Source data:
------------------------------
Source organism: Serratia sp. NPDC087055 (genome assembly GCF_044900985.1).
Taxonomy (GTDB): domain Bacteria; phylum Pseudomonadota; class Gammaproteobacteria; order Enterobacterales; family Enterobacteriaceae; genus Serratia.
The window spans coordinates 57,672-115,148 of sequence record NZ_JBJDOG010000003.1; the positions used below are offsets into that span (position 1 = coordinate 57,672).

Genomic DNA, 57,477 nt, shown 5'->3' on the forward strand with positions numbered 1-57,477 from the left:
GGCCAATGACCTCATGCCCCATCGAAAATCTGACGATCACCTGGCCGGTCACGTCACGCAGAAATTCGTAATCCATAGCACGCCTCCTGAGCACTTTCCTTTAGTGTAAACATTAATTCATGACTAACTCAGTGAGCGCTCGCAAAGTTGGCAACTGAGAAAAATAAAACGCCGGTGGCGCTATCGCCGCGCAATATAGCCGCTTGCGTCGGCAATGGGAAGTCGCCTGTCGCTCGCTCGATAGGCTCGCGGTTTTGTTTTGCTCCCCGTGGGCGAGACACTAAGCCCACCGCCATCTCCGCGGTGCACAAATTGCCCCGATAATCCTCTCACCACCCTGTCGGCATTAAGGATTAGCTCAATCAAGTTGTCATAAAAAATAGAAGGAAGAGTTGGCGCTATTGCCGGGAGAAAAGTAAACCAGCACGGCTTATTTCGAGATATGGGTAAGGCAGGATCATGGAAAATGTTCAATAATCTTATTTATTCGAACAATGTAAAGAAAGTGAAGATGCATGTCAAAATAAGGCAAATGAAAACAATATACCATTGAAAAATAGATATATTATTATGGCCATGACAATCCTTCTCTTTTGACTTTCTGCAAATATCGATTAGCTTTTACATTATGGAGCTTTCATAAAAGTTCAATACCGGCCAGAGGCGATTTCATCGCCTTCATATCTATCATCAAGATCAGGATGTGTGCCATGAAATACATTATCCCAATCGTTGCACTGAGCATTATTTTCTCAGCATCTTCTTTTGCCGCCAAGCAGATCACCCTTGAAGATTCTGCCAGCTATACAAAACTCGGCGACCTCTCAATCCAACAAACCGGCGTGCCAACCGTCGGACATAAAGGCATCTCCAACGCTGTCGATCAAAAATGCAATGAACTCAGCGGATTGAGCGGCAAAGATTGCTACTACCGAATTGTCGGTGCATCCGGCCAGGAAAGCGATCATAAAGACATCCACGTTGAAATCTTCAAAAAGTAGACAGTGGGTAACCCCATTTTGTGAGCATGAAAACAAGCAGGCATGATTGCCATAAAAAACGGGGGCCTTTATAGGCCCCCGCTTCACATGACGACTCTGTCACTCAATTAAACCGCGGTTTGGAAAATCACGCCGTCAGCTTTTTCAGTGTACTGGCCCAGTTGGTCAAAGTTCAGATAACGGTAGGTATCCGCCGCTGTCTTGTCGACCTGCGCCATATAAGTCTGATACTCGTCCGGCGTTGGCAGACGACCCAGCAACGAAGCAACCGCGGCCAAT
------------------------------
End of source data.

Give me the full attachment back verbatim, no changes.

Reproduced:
Source organism: Serratia sp. NPDC087055 (genome assembly GCF_044900985.1).
Taxonomy (GTDB): domain Bacteria; phylum Pseudomonadota; class Gammaproteobacteria; order Enterobacterales; family Enterobacteriaceae; genus Serratia.
The window spans coordinates 57,672-115,148 of sequence record NZ_JBJDOG010000003.1; the positions used below are offsets into that span (position 1 = coordinate 57,672).

Genomic DNA, 57,477 nt, shown 5'->3' on the forward strand with positions numbered 1-57,477 from the left:
GGCCAATGACCTCATGCCCCATCGAAAATCTGACGATCACCTGGCCGGTCACGTCACGCAGAAATTCGTAATCCATAGCACGCCTCCTGAGCACTTTCCTTTAGTGTAAACATTAATTCATGACTAACTCAGTGAGCGCTCGCAAAGTTGGCAACTGAGAAAAATAAAACGCCGGTGGCGCTATCGCCGCGCAATATAGCCGCTTGCGTCGGCAATGGGAAGTCGCCTGTCGCTCGCTCGATAGGCTCGCGGTTTTGTTTTGCTCCCCGTGGGCGAGACACTAAGCCCACCGCCATCTCCGCGGTGCACAAATTGCCCCGATAATCCTCTCACCACCCTGTCGGCATTAAGGATTAGCTCAATCAAGTTGTCATAAAAAATAGAAGGAAGAGTTGGCGCTATTGCCGGGAGAAAAGTAAACCAGCACGGCTTATTTCGAGATATGGGTAAGGCAGGATCATGGAAAATGTTCAATAATCTTATTTATTCGAACAATGTAAAGAAAGTGAAGATGCATGTCAAAATAAGGCAAATGAAAACAATATACCATTGAAAAATAGATATATTATTATGGCCATGACAATCCTTCTCTTTTGACTTTCTGCAAATATCGATTAGCTTTTACATTATGGAGCTTTCATAAAAGTTCAATACCGGCCAGAGGCGATTTCATCGCCTTCATATCTATCATCAAGATCAGGATGTGTGCCATGAAATACATTATCCCAATCGTTGCACTGAGCATTATTTTCTCAGCATCTTCTTTTGCCGCCAAGCAGATCACCCTTGAAGATTCTGCCAGCTATACAAAACTCGGCGACCTCTCAATCCAACAAACCGGCGTGCCAACCGTCGGACATAAAGGCATCTCCAACGCTGTCGATCAAAAATGCAATGAACTCAGCGGATTGAGCGGCAAAGATTGCTACTACCGAATTGTCGGTGCATCCGGCCAGGAAAGCGATCATAAAGACATCCACGTTGAAATCTTCAAAAAGTAGACAGTGGGTAACCCCATTTTGTGAGCATGAAAACAAGCAGGCATGATTGCCATAAAAAACGGGGGCCTTTATAGGCCCCCGCTTCACATGACGACTCTGTCACTCAATTAAACCGCGGTTTGGAAAATCACGCCGTCAGCTTTTTCAGTGTACTGGCCCAGTTGGTCAAAGTTCAGATAACGGTAGGTATCCGCCGCTGTCTTGTCGACCTGCGCCATATAAGTCTGATACTCGTCCGGCGTTGGCAGACGACCCAGCAACGAAGCAACCGCGGCCAAT